I miss my house. And yes, Mom and Dad (who I know are reading this), I miss you, too, but that’s not the point of this entry. The point is, I miss my house. And I miss it in a way that few other people can say they can.
Until September 1, 2006, I had never moved. I had only lived in college dorms and in the house my parents had lived in since they got married. So this fall marked the first time in my life I had a different permanent address.
Now, I can’t say enough how much I love my apartment. Great location (near both BC and the B line), lots of space, my own room, even a sunroom and a little porch. And it came with a lot of furniture. The only issue I have with my new place is that the water pressure’s too low for me to take a bath.
But still, I miss my house. You get to know a place when you live there for 22 years. You appreciate its location, even though you’re still mad at your parents for telling you, when you were a kid, that the street is too busy for you to ride your bike (it isn’t). It’s five minutes from your elementary, middle, and high school. Down the street from a convenience store, post office, pizza place, dry cleaner, hairdresser, gas station, and, until recently, video store. Ten minutes from a mall (and the state of New Hampshire, where there’s no sales tax). Two minutes by foot from a waterfall and a set of railroad tracks, across which run freight trains whose noise in the night you no longer notice. Across the street from neighbors who have ponies and chickens, and who used to have goats and a donkey. Close enough to a shooting range for you to joke that your house is one of the few places where you’re equally likely to hear gunshots and a rooster crowing. (When you were little, you didn’t know what the gunshots were and used to imagine that a blackboard had fallen off a truck somewhere nearby.)
And then there’s the house itself. It’s a white house with gray shutters and a gray front porch, and a white lamp post in the middle of its small front lawn. Built sometime in the late 1800s, originally as a blacksmith shop. The houses around it were a tavern, a community barn, a post office. You used to imagine that there were ghosts in it, even wrote stories for school about your house being haunted, although you’ve never seen anything remotely supernatural. The front of the house looks old, but your parents had an addition put on right before your sister was born, which resulted in a long, skinny house. There’s a gray bench on the porch, and a door that is either screen or glass paned, depending on the season. The screen/glass door and the actual door open on opposite sides, which you never thought about until your friend Jenna pointed it out.
There’s a gigantic pine tree on one side of the house. On the other, by the driveway, is a cherry blossom tree. For about three days in April, it blooms into these beautiful pink flowers. After that they all fall off the tree and it looks kind of like pink-tinted snow.
There’s a patio out back, with a basketball hoop from when your sister played basketball. There’s lawn furniture on the patio, underneath the branches of this tree that you think is called a catalpa tree. You used to lie on the lounge chair and read all the time. There’s a toolshed, and a tiny hill, which was great for sledding when you were little. You also used to have a sandbox and a swingset. And behind the house there’s a swamp, and woods that go on for awhile.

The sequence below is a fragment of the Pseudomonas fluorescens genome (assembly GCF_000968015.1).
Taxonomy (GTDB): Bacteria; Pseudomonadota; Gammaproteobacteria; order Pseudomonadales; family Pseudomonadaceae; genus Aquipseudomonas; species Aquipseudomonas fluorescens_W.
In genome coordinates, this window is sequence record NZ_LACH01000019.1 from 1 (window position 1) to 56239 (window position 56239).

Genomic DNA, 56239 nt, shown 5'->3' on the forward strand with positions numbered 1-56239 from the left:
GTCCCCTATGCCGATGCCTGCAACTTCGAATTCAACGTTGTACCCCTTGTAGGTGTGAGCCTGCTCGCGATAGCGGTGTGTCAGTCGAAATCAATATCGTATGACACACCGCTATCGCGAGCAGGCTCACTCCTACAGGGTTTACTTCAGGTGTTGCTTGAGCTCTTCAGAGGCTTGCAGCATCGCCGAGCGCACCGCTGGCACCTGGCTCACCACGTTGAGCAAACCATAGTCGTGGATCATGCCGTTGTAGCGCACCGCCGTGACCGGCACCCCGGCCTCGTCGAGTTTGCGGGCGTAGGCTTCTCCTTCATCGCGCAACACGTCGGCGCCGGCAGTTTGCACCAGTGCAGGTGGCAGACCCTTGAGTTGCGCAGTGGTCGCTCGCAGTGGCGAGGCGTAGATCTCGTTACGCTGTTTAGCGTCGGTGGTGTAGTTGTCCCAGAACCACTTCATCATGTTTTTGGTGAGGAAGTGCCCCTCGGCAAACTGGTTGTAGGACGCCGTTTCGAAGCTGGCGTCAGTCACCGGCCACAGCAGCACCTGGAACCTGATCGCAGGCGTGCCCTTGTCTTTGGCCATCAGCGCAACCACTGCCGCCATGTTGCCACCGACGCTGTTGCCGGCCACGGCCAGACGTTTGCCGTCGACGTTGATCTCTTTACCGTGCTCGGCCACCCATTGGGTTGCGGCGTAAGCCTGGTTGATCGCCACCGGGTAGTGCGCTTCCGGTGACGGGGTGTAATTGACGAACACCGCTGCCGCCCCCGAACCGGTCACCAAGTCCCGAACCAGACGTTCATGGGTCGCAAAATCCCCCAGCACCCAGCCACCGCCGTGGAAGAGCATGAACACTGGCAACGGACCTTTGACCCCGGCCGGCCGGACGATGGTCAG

You have, like many homes, a living room and a dining room, both of which you never use unless there’s company. There’s the kitchen, the family room (the one with the TV and piano and comfortable chairs—the room you actually use), and the porch, which has furniture but which you more often than not use as a mudroom. There’s a pantry off the kitchen, which you and your sister and cousins, for some reason, used to think was a great hiding place. The basement isn’t finished (which you always hated growing up). You need a ladder to get to the attic, which holds your Christmas ornaments and some random fur coat (?) and has nails sticking out of the ceiling. Towards the back of the second floor are your parents’ bedroom and bathroom. Near the top of the stairs is the bathroom you and your sister use. Opposite the staircase is your sister’s room, and at the front of the house is your room.
And yes—I don’t think there’s anything original I can say about that. Everyone remembers their bedroom most of all. It’s the place where you read your favorite books at night, cried into your pillow, and sat on your floor with your friends in sixth grade listening to Alanis Morrissette’s Jagged Little Pill. It’s where you had a shelf where you put the porcelain angels your grandmother gave you on your birthday every year. Where you wrote your favorite lyrics on the edges of your bulletin board with white-out pen. Where you made a list of things your seventh-grade teachers said over and over and posted it on your bedroom wall. Where you hung a large glow-in-the-dark star you had everyone sign after you got at the Museum of Science when you were there for your friend’s birthday party. Where you opened up your armoire on the day of your dance recital when you were nine and, because you were wearing lipstick for one of the few times in your life thus far, kissed the inside of the door to see the lipstick mark. Where you would go into your closet and turn on your light when you wanted to finish your book and it was past your bedtime. Where you stored every notebook you’d ever owned, with every short story and poem you’d ever started and some you’d finished since you were six, under your bed. The place that, despite your incredible love for your new apartment and your bedroom therein, you still find yourself missing.
Or maybe that’s just me.